Atop an earthen hedgerow appeared the familiar form of the man they called “Bull,” his character carved from the hard timber of central West Virginia. The colonel stood now a world apart from the place of his upbringing, 5,884 miles away as the crow flies, at an air strip in Exeter, England, squinting into the darkness at the faces of young warriors gathered before him, armed for war and aching for it.
“Men,” the colonel began, “I am not a religious man, and I don’t know your feelings in this matter, but I am going to ask you to pray with me for the success of the mission before us.”
He had been raised on religion and its associated contrasts, his mother a devout Baptist and his father a whiskey-drinking railroad man who endured as much as worshiped. They spent Sundays in church, his mother immersed in faith and him in dreams of nights like this one, the first when he would lead soldiers into battle. Religion never took root, but the sense of a higher power stayed with him.
“And while we pray,” the colonel continued, “let us get on our knees and not look down but up with faces raised to the sky so that we can see God and ask his blessing in what we are about to do.”
They were about to leap from C-47 airplanes into the teeth of a German military machine that had cut through Europe like a scythe through wheat. It was a moment for which the colonel and his men had trained for more than a year, in the heat of Georgia and the drear of England. It was, as Gen. Dwight David Eisenhower, the Supreme Allied commander, proclaimed it, “the night of nights:” D-Day, June 6, 1944.
As the men knelt in the grass, the colonel prayed:
“God almighty, in a few short hours we will be in battle with the enemy.
“We do not join battle afraid. We do not ask favors or indulgence but ask that, if You will, use us as Your instrument for the right and an aid in returning peace to the world.
“We do not know or seek what our fate will be. We ask only this, that if die we must, that we die as men would die, without complaining, without pleading and safe in the feeling that we have done our best for what we believed was right.
“Oh Lord, protect our loved ones and be near us in the fire ahead and with us now as we pray to you.”
As the men rose, the colonel called for a reunion at the Hotel Muehlebach in Kansas City on the first D-Day after the war. Dozens of his men made it there. The colonel never showed.
He jumped with them into the fiery darkness over Normandy, his plane leading the battalion’s wave across the English Channel. Lt. Col. Robert Lee Wolverton, commander of the Third Battalion in the 101st Airborne’s 506th Parachute Infantry Regiment, was killed before reaching French soil. His men found him hanging from his harness, his body pierced by more than 150 rounds.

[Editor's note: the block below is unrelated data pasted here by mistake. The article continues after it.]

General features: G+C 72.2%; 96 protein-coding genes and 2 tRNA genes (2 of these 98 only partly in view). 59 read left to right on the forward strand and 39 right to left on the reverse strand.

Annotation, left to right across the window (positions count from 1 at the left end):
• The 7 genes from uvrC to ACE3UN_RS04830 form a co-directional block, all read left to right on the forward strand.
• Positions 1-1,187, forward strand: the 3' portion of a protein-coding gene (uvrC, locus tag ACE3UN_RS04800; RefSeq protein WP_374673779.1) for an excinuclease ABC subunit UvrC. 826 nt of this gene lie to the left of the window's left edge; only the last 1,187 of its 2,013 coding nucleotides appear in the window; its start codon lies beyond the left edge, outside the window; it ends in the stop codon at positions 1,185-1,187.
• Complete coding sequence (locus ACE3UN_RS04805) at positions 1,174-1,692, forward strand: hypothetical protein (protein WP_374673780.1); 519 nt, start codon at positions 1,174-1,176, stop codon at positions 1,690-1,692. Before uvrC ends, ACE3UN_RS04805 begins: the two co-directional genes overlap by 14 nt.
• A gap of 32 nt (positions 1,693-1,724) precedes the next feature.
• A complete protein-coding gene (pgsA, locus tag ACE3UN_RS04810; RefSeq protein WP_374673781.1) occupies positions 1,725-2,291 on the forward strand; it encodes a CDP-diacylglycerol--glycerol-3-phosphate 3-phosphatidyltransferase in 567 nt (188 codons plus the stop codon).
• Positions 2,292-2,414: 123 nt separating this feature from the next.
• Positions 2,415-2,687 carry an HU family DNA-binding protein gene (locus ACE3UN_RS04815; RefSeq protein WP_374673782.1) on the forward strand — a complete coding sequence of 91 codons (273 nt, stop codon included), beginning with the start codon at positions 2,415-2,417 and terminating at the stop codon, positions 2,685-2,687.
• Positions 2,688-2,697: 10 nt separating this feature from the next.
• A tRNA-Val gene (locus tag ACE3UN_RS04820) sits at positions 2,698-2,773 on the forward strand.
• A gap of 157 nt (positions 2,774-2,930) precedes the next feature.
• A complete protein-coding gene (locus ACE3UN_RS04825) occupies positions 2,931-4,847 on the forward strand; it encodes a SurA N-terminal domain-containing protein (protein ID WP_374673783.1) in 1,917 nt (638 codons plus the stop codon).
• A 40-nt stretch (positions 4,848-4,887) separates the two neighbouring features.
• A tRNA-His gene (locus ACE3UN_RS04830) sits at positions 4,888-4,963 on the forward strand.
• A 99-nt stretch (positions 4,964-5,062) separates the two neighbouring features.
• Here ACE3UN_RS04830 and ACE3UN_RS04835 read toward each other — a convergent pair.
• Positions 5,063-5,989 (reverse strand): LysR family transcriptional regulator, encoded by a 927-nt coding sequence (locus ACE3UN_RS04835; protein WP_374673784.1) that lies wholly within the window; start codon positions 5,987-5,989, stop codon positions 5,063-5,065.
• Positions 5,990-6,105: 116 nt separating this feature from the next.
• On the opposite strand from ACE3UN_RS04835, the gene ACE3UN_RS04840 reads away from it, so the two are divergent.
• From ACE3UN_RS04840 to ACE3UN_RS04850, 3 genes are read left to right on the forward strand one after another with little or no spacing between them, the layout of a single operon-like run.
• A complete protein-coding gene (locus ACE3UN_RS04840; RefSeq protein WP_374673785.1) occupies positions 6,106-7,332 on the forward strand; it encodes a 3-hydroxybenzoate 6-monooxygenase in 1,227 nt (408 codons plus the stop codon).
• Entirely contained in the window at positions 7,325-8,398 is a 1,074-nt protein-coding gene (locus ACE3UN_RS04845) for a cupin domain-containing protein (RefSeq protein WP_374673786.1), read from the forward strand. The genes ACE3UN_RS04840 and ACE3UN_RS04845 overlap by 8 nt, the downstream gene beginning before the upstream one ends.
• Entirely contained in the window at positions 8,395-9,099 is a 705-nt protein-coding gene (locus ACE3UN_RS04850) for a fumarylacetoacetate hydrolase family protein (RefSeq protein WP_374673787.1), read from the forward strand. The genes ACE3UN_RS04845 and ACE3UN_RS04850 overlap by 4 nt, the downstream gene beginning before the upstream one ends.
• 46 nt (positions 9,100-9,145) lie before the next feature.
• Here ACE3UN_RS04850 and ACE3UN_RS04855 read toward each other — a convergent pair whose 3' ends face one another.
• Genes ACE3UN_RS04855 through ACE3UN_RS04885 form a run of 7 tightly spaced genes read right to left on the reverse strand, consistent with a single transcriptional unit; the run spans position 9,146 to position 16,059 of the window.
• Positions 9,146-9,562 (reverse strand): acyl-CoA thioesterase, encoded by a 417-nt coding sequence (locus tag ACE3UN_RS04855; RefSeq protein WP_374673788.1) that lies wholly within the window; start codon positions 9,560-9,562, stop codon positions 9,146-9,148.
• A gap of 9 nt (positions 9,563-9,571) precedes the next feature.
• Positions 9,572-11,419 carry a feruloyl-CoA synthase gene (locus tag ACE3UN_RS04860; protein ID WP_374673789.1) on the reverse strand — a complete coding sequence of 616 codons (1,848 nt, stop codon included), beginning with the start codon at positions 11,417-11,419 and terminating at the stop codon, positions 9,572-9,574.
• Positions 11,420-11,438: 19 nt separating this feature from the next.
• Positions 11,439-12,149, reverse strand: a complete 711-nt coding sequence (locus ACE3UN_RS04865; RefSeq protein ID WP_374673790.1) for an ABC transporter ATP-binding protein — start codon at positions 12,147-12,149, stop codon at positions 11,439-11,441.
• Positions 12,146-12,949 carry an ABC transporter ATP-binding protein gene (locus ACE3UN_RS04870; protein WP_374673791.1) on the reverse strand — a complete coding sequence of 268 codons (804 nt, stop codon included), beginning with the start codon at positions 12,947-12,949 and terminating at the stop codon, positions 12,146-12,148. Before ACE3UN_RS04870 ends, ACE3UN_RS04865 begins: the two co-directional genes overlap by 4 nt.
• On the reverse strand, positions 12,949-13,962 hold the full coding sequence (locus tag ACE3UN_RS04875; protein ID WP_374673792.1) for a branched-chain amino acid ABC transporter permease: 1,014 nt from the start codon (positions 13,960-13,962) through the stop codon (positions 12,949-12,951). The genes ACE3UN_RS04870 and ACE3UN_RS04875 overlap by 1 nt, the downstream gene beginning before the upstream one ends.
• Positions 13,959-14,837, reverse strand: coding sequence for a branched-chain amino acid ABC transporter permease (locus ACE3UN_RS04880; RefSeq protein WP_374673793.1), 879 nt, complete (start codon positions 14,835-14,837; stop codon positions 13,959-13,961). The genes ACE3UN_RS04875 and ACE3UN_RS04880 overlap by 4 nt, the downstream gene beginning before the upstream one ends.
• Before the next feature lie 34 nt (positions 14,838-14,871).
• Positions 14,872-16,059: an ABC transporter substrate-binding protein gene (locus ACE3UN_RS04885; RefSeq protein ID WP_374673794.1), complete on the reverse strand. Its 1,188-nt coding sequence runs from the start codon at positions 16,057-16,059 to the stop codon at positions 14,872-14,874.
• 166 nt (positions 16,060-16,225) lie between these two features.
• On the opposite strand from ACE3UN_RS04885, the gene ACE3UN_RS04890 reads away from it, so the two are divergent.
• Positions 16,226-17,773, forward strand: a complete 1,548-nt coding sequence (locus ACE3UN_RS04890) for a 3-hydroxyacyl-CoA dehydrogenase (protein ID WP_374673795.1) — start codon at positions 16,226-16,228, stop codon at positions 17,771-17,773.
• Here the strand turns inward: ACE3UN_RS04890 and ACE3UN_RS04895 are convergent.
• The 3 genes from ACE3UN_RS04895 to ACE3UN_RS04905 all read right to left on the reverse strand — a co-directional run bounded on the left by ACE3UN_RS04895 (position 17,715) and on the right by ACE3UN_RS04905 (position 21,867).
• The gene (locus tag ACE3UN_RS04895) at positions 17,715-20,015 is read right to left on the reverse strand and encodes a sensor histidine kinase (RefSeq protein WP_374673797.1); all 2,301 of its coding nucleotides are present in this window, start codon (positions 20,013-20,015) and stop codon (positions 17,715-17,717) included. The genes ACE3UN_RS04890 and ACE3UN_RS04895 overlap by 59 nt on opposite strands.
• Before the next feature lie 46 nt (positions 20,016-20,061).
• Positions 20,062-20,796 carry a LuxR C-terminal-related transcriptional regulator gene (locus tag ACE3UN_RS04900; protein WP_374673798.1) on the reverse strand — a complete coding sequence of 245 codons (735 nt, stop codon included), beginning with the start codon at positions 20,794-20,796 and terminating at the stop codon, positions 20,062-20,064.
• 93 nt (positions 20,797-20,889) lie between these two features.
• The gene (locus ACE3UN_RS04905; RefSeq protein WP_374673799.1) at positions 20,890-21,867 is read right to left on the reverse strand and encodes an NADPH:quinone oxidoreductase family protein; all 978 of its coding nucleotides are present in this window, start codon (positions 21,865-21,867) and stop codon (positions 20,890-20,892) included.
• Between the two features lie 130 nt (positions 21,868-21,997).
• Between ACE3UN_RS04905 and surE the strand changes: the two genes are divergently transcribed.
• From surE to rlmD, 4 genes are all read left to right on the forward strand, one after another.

The colonel’s story is part of the lore of a regiment best known for Second Battalion’s Easy Company, the “Band of Brothers” of book and HBO miniseries fame. They fought on to Holland in Operation Market Garden and in the bitter cold of Bastogne, where they turned aside a German counteroffensive, Adolf Hitler’s last-ditch attempt to turn the tide of World War II.
Most of the paratroopers who made the D-Day jump are gone now as 75th anniversaries wash by, the latest for VE-Day signaling Allied victory in Europe. It’s easier for me than it is others to keep those men in mind. The colonel was my grandfather. This is the latest version of his story as I’ve shared it in one town after another in a newspaper career that has carried me to the middle of the country and back.
None of those other places was West Virginia. I can’t help but feel that it was more than mere circumstance that drew me here, that somehow a man gone 22 years before my birth had something to do with me landing in this place, just as I am sure he had something to do with me finally visiting France a year ago with my fiancé Candace and her son Calvin, hosted by our friends Ian Gardner and Rick Buckler.
Every time I see Joe Severino, a young Gazette-Mail reporter from Elkins, I think of where my grandfather was born and how that might have molded the man who stood upon that hedgerow.
Human greatness frequently is thought only to involve triumph or success. But greatness in character, the trait worthiest of admiration, is forged on the willingness to sacrifice all on behalf of others, what Christ described as the greatest of all love, that felt by one who “would lay down his life for his friends.”
To do it “without complaining, without pleading and safe in the feeling that we have done our best for what we believed was right” represents the triumph not of human beings but of the human spirit.
Those soldiers who dropped from the heavens, sloshed ashore and scaled the cliffs in Normandy weren’t thousands but one, a singular force for good.
This moment in our nation’s history, a time of deep ideological division with America facing the twin perils of pandemic and Depression, calls for us not only to memorialize that spirit but to emulate it and give it life anew.